The FMB works both sides of the street just like a streetwalker. So
Southern Baptists have two programs in China, paid for by the same
American SBC churches and believers. One is covert without integrity
(CSI), and one appears to be open and working with the CCC (East Asia
Mission with offices in the soon to be Special Adminstrative Region of
China called Hong Kong).
Through the centuries the people called Baptists have endured a lot
mud-slinging, most of it uncalled for. But this kind of ethic-bending
cries out for justice for the name Baptist. The old notion that the end
justifies the means never had integrity. "Slipping around" to share your
faith is no different than "slipping around on your spouse." There are
Christians inside and out of the CCC who deserve better than to be, on
one hand ignored, and on the other abused by this forked-tongue mission
approach. Thinking Christians are not amused, and Christ is not honored,
by such double standards.
Christians who go to China with integrity and without their own agenda
are welcomed and needed in China. The secret approach brings reproach
upon Christ and the churches in a given locality. Only as believers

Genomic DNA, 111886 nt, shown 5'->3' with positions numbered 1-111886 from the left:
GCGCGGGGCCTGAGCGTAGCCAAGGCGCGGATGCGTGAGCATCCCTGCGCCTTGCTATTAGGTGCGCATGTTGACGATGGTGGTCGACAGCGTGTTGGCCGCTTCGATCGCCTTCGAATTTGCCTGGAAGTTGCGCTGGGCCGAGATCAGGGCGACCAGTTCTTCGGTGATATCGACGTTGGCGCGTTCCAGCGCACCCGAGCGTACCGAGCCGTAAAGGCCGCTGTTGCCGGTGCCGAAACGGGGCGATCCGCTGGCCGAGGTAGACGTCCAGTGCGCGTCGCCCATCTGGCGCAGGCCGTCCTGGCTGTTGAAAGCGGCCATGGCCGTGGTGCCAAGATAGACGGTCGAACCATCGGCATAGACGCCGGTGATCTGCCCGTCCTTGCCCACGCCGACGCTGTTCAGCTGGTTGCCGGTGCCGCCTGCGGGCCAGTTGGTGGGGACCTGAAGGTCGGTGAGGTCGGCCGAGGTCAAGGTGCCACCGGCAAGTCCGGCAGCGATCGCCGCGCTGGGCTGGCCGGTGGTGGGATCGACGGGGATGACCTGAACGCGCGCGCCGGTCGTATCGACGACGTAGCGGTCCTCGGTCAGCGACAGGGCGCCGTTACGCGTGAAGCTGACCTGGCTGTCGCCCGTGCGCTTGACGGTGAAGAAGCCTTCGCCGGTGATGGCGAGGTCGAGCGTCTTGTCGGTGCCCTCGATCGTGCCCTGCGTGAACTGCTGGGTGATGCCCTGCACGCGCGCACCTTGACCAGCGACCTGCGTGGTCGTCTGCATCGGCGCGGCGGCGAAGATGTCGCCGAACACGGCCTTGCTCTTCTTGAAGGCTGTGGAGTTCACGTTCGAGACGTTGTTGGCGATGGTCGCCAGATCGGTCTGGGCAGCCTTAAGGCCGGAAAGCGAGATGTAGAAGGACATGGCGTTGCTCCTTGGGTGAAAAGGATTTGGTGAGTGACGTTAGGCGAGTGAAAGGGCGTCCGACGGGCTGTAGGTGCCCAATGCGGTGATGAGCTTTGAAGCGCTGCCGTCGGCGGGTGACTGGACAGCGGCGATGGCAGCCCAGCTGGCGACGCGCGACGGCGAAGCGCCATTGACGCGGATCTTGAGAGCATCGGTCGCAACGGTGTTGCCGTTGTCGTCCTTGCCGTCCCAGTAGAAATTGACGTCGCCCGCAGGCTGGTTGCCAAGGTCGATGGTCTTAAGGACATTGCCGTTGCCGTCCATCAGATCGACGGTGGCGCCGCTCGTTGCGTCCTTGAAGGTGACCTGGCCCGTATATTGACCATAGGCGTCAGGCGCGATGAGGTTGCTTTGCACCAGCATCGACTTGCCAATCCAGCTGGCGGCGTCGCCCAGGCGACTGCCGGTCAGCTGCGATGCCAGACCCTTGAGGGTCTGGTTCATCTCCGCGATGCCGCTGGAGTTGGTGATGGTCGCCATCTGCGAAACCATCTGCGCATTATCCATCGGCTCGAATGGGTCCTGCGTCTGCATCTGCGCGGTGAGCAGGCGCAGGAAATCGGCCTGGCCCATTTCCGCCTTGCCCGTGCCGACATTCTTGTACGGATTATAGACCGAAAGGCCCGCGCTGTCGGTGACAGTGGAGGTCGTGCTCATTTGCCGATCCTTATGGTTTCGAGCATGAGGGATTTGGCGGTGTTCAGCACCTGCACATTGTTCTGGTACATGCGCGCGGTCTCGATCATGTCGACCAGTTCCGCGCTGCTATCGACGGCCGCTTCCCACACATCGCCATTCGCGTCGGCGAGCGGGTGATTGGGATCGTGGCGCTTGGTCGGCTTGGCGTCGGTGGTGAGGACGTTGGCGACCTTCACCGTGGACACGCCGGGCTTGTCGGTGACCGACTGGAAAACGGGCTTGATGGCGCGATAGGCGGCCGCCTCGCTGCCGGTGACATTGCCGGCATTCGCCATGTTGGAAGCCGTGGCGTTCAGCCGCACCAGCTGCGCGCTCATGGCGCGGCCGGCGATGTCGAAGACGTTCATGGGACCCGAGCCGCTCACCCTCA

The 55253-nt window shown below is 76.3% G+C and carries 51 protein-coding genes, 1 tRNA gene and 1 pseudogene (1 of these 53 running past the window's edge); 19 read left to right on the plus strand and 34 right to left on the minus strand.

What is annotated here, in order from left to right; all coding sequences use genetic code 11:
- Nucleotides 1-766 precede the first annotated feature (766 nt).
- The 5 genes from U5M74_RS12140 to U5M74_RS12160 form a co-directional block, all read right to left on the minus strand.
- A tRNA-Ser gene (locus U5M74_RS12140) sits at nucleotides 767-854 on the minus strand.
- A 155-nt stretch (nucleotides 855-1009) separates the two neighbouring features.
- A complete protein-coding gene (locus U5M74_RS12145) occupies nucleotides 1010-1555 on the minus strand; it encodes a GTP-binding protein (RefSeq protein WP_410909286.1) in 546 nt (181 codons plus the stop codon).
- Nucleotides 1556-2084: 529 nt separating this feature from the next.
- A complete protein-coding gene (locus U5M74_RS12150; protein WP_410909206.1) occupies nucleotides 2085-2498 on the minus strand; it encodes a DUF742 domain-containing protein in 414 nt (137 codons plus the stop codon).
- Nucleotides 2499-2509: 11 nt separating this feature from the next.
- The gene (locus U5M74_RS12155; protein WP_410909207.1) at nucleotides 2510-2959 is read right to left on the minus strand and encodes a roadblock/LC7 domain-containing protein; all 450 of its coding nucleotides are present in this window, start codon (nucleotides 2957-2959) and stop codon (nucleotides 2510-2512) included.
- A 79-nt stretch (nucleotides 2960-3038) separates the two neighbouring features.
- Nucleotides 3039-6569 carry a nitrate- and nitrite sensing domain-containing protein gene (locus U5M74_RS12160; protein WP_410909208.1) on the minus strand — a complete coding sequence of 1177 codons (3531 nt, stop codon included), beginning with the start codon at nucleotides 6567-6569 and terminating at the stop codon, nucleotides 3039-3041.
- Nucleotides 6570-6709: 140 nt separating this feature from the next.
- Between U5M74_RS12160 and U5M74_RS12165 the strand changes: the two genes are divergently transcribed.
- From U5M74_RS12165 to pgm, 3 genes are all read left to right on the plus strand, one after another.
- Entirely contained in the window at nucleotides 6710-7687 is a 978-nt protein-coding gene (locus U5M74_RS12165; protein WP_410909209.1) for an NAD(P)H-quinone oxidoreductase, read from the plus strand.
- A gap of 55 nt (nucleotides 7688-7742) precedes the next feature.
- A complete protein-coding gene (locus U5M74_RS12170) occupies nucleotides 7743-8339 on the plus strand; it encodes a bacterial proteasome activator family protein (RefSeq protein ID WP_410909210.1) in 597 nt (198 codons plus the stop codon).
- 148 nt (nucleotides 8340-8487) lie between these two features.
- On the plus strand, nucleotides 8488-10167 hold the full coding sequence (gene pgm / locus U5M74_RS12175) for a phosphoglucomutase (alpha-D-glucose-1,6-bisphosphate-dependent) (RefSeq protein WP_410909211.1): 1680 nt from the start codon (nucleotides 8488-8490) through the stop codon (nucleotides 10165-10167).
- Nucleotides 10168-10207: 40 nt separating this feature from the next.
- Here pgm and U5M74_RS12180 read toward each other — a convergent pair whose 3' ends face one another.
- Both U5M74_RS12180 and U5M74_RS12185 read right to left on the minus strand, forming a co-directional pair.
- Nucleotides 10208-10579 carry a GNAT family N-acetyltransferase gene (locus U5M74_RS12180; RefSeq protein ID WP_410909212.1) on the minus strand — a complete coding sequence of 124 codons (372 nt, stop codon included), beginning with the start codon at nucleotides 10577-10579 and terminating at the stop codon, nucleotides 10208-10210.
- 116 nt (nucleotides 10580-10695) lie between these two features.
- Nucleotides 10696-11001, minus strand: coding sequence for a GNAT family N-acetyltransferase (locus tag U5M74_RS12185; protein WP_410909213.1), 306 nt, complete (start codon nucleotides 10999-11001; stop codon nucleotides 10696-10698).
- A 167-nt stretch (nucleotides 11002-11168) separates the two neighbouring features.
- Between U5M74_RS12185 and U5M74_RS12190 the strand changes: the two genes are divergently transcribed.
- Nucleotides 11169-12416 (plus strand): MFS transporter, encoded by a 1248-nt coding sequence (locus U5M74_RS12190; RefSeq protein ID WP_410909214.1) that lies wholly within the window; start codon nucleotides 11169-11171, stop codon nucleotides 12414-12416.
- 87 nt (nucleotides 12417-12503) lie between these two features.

trust one another can friendship and fellowship evolve.
More than once I have felt the agony that Dr. Victor Frankenstein must
have felt in Mary Shelly's novel when he saw his creation turned into a
monster. It was not what he dreamed nor what he hoped for. Strong words,
yes, but there is a definite need for more ethical behavior among those
whose primary emphasis is to build a denomination even though the better
way would be to work together with all Christians. Respect them and
trust them as co-workers and equals.
The above piece, "Approach that Brings Reproach," first appeared on the
Towery home page, March 7, 1997. It was updated May 6, 1997. The date of
May 6, 1997 marks the 40th anniversary of the day Jody and Britt Towery
arrived at the port of Keelung, Taiwan. Some of my former colleagues
might call that "A day that will live in infamy." The "Approach" article
was translated into Chinese in August 1997 by friends in the China
Christian Council, Nanjing, China (People's Republic of China).